SA's spooks fight the wrong battles

On the face of it, the news about an alleged Iranian plot to assassinate United States ambassador to South Africa Lana Marks makes for alarming reading. The Americans have long said their officials stationed abroad are always targets for radicals and terrorist groups and Washington regards the Iranian government as a terrorist state. And it has been expecting some form of retaliation for the killing of Iranian Revolutionary Guards commander Qasem Soleimani in a drone strike in January. The Iranians answered that with a barrage of rockets fired at US army bases in Iraq in what many international security experts...
On the face of it, the news about an alleged Iranian plot to assassinate United States ambassador to South Africa Lana Marks makes for alarming reading.

The Americans have long said their officials stationed abroad are always targets for radicals and terrorist groups and Washington regards the Iranian government as a terrorist state. And it has been expecting some form of retaliation for the killing of Iranian Revolutionary Guards commander Qasem Soleimani in a drone strike in January.

The Iranians answered that with a barrage of rockets fired at US army bases in Iraq in what many international security experts regarded as a symbolic, rather than strategic, act. The Iranians have denied any sort of plotting and have turned their focus on what they call American propaganda ahead of the November presidential elections.

That also has an element of logic about it, particularly given that the Americans have not always been correct, or even truthful, in previous campaigns against Middle Eastern governments. The classic example is the "weapons of mass destruction" charade, used as a pretext to invade Iraq in 2003.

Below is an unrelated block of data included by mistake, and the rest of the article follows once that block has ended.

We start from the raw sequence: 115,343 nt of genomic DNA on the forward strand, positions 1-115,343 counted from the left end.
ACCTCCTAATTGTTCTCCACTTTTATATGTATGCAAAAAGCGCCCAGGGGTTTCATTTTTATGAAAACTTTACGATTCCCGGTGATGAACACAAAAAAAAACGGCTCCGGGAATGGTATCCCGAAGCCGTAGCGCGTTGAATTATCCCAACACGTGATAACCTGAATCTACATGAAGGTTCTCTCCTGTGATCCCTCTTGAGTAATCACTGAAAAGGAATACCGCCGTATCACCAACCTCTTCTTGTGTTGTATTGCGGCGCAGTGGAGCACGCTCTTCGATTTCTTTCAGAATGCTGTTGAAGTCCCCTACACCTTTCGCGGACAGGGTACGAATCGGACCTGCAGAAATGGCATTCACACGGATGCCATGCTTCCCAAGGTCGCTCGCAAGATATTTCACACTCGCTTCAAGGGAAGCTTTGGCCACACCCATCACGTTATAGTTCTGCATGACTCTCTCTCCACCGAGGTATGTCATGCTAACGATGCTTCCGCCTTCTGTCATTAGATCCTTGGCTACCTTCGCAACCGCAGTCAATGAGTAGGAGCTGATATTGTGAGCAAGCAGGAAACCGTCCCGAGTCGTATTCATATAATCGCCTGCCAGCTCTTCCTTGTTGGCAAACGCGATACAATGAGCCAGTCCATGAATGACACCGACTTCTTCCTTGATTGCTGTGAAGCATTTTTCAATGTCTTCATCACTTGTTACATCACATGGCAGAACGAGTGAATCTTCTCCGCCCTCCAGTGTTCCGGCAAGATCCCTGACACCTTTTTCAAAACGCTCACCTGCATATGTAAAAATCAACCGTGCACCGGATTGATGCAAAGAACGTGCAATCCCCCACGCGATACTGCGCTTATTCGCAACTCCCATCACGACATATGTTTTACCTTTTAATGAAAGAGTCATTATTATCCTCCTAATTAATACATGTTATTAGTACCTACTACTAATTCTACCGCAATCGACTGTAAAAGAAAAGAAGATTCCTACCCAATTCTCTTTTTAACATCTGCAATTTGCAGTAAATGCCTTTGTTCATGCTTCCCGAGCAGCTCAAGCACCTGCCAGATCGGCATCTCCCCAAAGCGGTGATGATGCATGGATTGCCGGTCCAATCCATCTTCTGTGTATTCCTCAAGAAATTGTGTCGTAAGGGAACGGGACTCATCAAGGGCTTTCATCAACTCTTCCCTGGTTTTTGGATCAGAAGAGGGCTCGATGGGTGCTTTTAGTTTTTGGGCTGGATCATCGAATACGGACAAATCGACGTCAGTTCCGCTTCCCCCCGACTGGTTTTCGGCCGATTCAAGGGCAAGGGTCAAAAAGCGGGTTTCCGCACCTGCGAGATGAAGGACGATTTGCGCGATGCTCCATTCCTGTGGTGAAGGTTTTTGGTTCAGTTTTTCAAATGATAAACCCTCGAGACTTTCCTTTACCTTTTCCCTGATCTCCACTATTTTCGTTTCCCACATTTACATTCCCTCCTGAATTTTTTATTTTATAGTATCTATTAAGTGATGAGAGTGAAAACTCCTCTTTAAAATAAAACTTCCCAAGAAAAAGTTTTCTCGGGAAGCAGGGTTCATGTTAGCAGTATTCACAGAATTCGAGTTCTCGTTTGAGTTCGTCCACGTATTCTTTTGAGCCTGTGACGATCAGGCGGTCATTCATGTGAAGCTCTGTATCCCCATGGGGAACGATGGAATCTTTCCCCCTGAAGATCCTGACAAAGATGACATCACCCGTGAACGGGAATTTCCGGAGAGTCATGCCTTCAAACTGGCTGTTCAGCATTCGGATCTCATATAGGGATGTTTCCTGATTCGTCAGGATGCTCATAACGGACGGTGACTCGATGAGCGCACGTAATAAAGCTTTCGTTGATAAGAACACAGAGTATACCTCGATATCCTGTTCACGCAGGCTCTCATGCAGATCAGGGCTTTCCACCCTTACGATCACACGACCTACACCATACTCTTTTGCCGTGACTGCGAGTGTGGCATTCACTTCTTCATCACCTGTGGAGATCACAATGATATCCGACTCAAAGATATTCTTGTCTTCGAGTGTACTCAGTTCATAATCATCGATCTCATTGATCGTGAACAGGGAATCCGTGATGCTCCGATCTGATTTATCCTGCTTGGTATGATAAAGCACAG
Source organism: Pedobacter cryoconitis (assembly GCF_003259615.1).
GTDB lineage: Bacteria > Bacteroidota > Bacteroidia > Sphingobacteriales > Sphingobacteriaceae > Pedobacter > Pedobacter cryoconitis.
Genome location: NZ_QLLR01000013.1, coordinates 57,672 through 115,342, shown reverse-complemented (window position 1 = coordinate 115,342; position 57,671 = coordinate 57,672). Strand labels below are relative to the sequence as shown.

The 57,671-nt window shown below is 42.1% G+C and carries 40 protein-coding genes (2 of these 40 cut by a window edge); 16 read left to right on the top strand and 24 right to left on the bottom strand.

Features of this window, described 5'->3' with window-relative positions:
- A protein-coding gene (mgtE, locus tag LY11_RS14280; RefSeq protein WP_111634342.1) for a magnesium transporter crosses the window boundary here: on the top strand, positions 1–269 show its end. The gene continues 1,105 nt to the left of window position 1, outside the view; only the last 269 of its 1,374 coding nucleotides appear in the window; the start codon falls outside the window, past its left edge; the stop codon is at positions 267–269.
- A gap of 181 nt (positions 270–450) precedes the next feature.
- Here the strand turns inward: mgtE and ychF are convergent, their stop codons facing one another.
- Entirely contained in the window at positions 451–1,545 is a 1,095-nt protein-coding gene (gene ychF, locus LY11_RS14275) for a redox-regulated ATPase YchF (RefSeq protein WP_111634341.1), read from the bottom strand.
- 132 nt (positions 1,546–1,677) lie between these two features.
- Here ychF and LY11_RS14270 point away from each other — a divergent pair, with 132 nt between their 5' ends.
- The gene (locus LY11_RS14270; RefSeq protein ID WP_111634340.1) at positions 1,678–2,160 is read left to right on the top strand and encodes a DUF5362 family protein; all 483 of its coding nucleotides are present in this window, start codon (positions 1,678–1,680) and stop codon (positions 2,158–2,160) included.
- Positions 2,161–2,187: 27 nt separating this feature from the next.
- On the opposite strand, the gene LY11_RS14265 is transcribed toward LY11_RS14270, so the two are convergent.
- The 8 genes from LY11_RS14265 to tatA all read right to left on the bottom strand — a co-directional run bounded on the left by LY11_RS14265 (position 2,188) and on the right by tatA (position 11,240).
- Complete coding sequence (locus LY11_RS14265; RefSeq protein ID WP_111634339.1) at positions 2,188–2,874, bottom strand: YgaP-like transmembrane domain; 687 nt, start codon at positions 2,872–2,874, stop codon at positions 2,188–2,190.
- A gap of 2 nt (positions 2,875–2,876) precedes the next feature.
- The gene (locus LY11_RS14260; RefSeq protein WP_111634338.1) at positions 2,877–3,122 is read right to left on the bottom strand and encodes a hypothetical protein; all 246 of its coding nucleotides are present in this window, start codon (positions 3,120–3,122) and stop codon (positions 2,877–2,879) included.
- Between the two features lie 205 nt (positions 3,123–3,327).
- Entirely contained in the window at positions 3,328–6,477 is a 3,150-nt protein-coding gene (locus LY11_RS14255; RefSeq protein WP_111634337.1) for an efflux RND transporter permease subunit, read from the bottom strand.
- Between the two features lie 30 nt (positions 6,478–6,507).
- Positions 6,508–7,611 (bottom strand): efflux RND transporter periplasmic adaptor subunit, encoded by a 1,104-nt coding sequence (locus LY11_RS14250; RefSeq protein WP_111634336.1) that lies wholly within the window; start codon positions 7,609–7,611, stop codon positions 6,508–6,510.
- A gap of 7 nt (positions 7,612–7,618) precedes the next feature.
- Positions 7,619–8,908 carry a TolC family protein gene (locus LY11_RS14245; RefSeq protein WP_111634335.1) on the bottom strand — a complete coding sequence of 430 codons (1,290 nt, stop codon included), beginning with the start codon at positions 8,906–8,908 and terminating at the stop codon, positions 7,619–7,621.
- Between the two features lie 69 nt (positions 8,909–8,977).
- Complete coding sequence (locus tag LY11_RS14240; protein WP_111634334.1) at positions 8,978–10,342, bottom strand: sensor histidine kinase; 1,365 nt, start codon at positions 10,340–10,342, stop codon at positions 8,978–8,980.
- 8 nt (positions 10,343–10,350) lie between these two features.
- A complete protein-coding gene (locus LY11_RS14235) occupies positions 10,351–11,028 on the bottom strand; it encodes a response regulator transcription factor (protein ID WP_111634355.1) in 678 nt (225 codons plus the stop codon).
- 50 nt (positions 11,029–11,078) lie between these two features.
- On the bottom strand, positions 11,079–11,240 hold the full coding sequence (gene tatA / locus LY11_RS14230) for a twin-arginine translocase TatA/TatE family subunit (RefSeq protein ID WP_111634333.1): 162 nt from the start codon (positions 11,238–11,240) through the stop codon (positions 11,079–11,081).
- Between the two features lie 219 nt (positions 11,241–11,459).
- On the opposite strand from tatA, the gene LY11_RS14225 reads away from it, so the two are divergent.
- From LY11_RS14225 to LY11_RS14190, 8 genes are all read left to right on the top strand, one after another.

On the other hand, there is concern in Western intelligence circles that extremist groups may have already established networks in South Africa and may be lying low for now because the country is regarded as a safe backwater. The fact that South African passports were linked to the London train bombings in 2007 is often used as evidence of the presence of terror group agents in this country.

Most worrying for us is that our own intelligence agencies may not be up to the task of identifying and monitoring threats to our own internal security, or to important foreign nationals, such as Marks, living here.

Our spooks have been used for the best part of a decade to fight ANC internal battles. So we are vulnerable.

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